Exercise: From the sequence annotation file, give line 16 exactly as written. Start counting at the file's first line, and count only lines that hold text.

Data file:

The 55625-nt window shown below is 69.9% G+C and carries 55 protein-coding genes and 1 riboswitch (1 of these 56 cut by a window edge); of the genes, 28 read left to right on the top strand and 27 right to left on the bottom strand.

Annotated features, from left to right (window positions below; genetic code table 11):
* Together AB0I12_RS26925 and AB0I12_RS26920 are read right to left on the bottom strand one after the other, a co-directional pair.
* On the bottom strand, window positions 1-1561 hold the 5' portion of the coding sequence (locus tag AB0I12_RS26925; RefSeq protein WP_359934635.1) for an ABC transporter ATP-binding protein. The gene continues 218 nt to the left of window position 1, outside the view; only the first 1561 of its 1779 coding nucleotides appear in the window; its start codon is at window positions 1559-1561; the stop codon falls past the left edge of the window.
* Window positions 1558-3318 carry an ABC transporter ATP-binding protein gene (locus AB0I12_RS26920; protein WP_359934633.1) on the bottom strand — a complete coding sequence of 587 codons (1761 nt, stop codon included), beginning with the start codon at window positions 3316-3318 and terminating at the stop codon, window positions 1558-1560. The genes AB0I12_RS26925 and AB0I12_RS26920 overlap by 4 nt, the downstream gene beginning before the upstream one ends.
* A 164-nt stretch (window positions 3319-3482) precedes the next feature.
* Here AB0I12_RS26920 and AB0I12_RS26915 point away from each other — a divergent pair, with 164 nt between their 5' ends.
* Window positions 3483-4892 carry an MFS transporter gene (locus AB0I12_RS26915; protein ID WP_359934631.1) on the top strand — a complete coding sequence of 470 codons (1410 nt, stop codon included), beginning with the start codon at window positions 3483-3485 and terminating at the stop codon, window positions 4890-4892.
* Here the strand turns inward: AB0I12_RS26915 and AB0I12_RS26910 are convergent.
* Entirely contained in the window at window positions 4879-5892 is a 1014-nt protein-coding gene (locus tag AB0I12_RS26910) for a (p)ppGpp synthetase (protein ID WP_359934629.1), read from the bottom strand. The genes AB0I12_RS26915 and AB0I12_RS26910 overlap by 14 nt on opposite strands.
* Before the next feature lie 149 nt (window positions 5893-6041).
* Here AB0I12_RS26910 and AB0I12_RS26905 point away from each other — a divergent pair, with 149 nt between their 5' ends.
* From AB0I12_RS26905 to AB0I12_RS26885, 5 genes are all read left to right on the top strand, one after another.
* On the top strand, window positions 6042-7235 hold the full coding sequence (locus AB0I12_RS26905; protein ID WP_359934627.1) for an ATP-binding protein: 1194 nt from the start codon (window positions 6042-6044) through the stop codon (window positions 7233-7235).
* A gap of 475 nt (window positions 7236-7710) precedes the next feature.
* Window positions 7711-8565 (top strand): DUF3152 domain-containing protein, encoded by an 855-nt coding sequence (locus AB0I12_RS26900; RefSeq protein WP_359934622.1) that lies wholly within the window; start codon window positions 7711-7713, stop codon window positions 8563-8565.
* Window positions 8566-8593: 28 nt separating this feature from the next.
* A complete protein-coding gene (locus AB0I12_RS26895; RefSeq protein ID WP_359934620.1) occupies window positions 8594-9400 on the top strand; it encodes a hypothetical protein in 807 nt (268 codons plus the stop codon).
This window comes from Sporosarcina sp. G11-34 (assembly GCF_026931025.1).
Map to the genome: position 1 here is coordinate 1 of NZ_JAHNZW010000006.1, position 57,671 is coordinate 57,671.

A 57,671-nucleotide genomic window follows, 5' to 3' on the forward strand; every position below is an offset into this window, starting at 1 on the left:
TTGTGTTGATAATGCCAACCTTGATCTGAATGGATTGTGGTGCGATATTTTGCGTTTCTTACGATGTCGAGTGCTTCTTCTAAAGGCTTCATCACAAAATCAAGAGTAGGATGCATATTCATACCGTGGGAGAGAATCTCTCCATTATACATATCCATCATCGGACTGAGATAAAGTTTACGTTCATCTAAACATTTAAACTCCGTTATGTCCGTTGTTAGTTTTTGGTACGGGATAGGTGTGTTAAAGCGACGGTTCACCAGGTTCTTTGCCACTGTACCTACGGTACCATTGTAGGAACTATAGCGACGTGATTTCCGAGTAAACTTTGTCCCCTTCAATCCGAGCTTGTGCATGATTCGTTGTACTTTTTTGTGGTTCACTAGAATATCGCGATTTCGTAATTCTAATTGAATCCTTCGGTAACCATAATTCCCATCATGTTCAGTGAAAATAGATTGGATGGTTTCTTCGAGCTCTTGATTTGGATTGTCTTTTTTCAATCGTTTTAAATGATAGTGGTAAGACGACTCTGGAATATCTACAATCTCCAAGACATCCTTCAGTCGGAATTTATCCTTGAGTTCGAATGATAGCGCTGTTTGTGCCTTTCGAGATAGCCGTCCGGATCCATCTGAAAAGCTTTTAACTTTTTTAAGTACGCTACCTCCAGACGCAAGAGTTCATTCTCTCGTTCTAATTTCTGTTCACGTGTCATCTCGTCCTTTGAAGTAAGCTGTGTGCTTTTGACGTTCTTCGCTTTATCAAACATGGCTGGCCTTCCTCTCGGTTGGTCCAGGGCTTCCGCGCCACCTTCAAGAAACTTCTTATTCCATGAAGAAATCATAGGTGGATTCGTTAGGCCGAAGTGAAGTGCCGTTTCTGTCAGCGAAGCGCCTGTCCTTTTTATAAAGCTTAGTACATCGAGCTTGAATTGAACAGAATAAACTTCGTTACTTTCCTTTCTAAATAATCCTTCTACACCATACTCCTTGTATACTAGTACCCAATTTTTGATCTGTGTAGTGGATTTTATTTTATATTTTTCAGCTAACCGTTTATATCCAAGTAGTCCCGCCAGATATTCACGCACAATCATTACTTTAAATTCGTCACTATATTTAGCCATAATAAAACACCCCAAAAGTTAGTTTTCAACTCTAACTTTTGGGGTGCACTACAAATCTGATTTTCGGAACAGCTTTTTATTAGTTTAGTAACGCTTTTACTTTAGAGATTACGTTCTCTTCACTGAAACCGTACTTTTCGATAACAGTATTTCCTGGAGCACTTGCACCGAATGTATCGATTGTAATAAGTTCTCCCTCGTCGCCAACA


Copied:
* Window positions 7711-8565 (top strand): DUF3152 domain-containing protein, encoded by an 855-nt coding sequence (locus AB0I12_RS26900; RefSeq protein WP_359934622.1) that lies wholly within the window; start codon window positions 7711-7713, stop codon window positions 8563-8565.